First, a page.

Both of them — from the point of view of today’s technology — are equally impossible. It’s a leap in the dark no matter what we do, but then that’s the human condition, isn’t it?
MANN: And it is absolutely true that people waste staggering amounts of water, and this is the kind of thing that people who study water, like Peter Gleick and the Pacific Institute, they tear their hairs out about all the different ways that we waste water.

Seventy percent of the world’s water, or something like that, goes to agriculture. Most of that is for irrigation, and estimates in the amount of water that’s lost and just totally wasted in irrigation range up to 70 percent of that. So 70 percent of 70 percent, you’re getting close to half the world’s water just wasted. So they say all the things you should do, which you were just talking about, which is charge people, act intelligent about this.

Opposing this is the fact that people are not rational [laughs] about water and have never been, as far as I can tell. When people feel water is threatened, they want more. So then their view is to do these giant mega projects. Like Israel, for example, has just built these huge desalination plants all over the Mediterranean coast. They have five big ones and they plan to build three more.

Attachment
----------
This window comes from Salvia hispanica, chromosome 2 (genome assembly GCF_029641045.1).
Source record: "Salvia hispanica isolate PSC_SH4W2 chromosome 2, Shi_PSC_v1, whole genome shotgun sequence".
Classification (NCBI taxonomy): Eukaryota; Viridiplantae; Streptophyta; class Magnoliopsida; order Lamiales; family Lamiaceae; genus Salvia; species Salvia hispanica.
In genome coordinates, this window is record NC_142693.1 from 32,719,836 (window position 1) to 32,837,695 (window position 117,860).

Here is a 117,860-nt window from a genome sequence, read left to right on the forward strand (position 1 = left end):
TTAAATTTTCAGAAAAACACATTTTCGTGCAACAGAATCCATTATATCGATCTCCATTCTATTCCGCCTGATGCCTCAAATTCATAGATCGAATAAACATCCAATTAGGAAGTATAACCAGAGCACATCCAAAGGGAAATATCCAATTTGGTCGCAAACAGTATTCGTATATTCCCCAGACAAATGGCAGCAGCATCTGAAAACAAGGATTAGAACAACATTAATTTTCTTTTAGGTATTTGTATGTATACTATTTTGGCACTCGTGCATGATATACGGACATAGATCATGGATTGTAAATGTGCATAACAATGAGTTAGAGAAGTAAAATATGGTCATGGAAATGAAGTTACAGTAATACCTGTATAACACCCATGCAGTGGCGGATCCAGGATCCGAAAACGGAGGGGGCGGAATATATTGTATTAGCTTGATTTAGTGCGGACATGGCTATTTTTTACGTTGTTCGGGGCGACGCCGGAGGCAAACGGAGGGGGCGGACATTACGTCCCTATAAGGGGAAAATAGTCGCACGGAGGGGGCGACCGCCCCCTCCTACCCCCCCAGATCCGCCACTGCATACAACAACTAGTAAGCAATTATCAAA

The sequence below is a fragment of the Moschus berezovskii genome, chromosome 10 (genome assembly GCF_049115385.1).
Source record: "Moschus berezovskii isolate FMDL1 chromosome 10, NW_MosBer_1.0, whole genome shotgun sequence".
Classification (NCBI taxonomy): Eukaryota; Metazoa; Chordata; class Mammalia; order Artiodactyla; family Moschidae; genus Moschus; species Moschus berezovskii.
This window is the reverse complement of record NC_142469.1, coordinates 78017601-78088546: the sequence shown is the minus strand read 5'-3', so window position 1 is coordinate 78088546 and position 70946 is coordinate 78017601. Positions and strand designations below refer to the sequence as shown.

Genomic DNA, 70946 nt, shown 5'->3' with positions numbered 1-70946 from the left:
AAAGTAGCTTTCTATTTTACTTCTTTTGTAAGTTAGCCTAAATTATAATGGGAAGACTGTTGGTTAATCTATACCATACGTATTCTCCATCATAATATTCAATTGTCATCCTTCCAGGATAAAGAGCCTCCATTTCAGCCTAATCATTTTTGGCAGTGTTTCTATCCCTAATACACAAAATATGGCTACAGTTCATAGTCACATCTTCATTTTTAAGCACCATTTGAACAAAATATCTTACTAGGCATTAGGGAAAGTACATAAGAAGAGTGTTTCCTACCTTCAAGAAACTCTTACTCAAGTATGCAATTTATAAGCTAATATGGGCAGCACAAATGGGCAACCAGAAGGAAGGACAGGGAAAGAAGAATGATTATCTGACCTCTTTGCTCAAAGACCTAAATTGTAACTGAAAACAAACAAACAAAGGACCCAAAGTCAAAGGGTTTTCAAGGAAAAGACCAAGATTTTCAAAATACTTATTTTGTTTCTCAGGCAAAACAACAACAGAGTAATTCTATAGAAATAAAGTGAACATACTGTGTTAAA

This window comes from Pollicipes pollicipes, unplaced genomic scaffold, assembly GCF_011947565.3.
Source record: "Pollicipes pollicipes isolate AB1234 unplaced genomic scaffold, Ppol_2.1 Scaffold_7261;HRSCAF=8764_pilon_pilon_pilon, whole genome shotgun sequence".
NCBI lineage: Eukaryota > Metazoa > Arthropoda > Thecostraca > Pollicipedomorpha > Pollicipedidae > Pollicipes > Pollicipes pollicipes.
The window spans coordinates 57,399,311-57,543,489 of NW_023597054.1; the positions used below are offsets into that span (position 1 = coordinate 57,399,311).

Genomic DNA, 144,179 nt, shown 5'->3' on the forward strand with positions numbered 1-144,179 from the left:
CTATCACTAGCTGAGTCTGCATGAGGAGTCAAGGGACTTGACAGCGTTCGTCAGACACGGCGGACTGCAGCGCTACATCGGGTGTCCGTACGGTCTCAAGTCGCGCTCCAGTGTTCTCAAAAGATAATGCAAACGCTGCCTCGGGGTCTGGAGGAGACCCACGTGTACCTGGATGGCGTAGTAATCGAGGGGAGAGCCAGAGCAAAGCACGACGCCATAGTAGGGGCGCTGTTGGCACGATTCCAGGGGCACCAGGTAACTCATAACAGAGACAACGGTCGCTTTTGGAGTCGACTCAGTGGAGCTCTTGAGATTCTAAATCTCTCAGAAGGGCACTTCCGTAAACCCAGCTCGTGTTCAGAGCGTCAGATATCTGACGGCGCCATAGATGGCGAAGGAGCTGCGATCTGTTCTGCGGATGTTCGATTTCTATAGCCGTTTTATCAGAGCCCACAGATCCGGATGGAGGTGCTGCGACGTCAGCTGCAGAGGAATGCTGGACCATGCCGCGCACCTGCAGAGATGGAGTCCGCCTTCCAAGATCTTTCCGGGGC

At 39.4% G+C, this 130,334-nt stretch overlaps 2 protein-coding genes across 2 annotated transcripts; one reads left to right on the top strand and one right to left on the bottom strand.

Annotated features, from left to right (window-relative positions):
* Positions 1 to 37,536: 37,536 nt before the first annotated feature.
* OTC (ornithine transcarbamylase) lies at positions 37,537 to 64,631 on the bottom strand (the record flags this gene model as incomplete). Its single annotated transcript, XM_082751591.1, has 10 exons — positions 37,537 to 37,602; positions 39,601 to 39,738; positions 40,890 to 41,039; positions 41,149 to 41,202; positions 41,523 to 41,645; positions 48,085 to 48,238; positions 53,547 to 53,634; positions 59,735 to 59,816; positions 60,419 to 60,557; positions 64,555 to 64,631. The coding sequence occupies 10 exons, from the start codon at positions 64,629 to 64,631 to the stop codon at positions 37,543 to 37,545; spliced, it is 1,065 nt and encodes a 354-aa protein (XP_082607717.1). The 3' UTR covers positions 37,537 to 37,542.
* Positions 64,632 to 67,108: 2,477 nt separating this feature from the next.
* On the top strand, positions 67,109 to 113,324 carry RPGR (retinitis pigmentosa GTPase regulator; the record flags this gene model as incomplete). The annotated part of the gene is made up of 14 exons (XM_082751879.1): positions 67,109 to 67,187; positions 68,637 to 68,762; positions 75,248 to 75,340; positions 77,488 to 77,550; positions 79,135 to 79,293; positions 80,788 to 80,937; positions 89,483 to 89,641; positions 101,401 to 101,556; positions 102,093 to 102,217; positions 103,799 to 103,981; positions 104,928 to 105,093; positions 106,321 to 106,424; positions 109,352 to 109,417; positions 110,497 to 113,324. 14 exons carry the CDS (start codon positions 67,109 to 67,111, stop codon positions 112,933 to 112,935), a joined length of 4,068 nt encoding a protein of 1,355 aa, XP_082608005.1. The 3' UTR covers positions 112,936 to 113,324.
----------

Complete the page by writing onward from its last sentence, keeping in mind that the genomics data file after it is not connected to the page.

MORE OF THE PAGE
There’s another one that’s going to be in Aqaba in Jordan — it’s even larger. California has 20 of these planned. And then these mega projects, which I think from a strictly economic cost-benefit or benefit-cost point of view, are kind of crazy, given the wastage. But there’s a real pull toward doing that, and I just don’t know how it’s going to come out.
[Privatizing water companies] is a solution that should be on the table in many more places than it is, because the fact is that governments at every level have failed with water systems, and almost anything would be better than that.
The earth is finite, no?
MANN: ...So clearly, there is some limit somewhere. But where it is, we just don’t really have a clue.

One of the arguments I actually point out in this book is that there’s this idea, right at the beginning of the environmental movement, which is making this argument that we can’t do everything we want, that there’s carrying capacity. It has a whole bunch of different names — ecological limits, planetary boundaries — gets dressed up in different guises.